"...Klono's carballoy claws..." (GL p. 293)
"Klono's brazen hoofs and diamond-tipped horns!" (GL p. 148)
"Holy—Klono's—Iridium—Intestines!" (GL pp. 280-1)
In Gray Lensman, Smith gives a little bit of explanation about who exactly these gods are. It's light on the theology:
"By the way, Kim," she asked idly as they strolled back toward the ball-room, "who is this Klono by whom you were swearing a while ago? Another spaceman's god like Noshabkeming, of the Valerians?"
"Something like him, only more so," he laughed. "A combination of Noshabkeming, some of the gods of the ancient Greeks and Romans, all three of the Fates, and quite a few other things as well. I think, originally, from Corvina, but fairly wide-spread through certain sections of the galaxy now. He's got so much stuff—teeth and horns, claws and whiskers, tail and everything—that he's much more satisfactory to swear by than any other space-god I know of." (GL p. 40)
Another stylistic quirk of Smith's was using wh-words as intensifiers. This construction isn't very common in American English any more, I don't think (except maybe in a few fossilized idioms like and how!), and when using it Smith often put focus stress in places that sounds odd to my ear:
"Eleven light-years—what a range!" (GP p. 80)
"Some of those lads coming in have got plenty of just what it takes, and how we can use them!" (GP p. 87)
[Describing the Boskonian base] And what a personnel! (GP p. 120)
What's more, he repeatedly used such phrases in a very characteristic repetitive pattern I don't believe I've seen elsewhere:
A space-ship it was—but what a ship! (GP p. 13)
...always and everywhere upon Trenco there is a wind—and what a wind! (GP p. 108)
"What a world—what a world!" (GP p. 118)
"In our eyes it is fundamentally wrong, but it works—how it works!" (GP p. 145)
"What an outfit—what an outfit," he breathed. (GP p. 162)
"Thank God I'm not young any more. They suffer so." "Check. How they suffer!" (GL p. 43)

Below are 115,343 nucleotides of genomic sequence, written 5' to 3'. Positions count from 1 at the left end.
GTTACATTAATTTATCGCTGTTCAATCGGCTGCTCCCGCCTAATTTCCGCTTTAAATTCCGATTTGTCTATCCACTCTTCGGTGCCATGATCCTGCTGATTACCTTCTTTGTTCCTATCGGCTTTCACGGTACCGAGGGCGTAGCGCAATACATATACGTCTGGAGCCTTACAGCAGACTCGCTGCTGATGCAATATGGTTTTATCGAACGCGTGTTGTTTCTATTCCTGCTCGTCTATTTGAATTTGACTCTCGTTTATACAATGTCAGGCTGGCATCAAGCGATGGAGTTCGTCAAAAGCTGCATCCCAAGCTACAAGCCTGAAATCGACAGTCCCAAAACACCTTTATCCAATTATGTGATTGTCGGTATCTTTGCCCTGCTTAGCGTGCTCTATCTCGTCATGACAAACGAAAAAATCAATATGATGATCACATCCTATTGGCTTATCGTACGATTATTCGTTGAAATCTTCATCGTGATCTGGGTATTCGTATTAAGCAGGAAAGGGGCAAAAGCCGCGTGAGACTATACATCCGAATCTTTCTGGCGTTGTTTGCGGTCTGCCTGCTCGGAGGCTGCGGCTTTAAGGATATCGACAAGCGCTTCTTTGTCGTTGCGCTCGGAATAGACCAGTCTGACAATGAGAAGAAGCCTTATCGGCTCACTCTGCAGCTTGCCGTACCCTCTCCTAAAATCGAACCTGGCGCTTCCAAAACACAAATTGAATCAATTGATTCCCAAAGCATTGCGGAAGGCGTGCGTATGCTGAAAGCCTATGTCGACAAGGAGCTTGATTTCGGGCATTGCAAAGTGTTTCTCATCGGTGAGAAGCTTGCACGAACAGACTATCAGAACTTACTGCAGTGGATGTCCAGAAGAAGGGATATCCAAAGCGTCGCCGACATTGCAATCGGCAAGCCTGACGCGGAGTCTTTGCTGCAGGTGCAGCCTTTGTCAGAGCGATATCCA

"It checks—how it checks!" "To nineteen decimals." (GL p. 67)
Smith's characters were always checking each other to nineteen decimals. That may seem like a lot of significant digits, but when all the good guys are so superlatively good in exactly the same way, it's only natural they'd think so much alike.
Most memorably, though, Smith's fiction is dense with invented vocabulary that continuously reminds the reader that his stories take place in the future. (And how they take place!) The most common example (and probably the silliest) is that his characters continuously say QX where we would say OK. It's futuristic! I've seen it suggested that QX was actually one of the old ham radio Q signals, but as best I can tell, those were all three letters long, and none of them included the string "QX". On top of that, QX seems to be used syntactically in exactly the way you'd use OK but not a radio call. For example, I don't think you'd hear anyone use ten-four in the following construction (which Kinnison says to a girl at a dance who's trying to figure out how to address him), but OK sounds fine:
"It'll be QX if you just call me 'say'." (GL p. 31)
Smith's fondness, nay, irrational exuberance for futurespeak wasn't limited to QX, though. Every page of the series is dense with invented words and novel uses of existing ones: DeLameter pistols, Bergenholm inertialess drives, tractor beams, pressor beams, shear-planes, duodec bombs, spy-rays, visiplates, sunbeams, wide-open N-ways, wall-shields, negaspheres, Q-type helices, speedsters, zwilniks, primary beams, free and inert for 'inertialess' and its opposite, lights for 'multiples of the speed of light', and dozens more.
Smith's style is full of the enthusiasm and inventiveness of Golden Age SF. It will either strike you as hopelessly old-fashioned and silly or as gloriously, entertainingly old-fashioned and silly. As you've probably guessed, I'm in the latter camp, so I'm off to continue re-reading Second Stage Lensmen where I left off. Clear ether, spacehounds!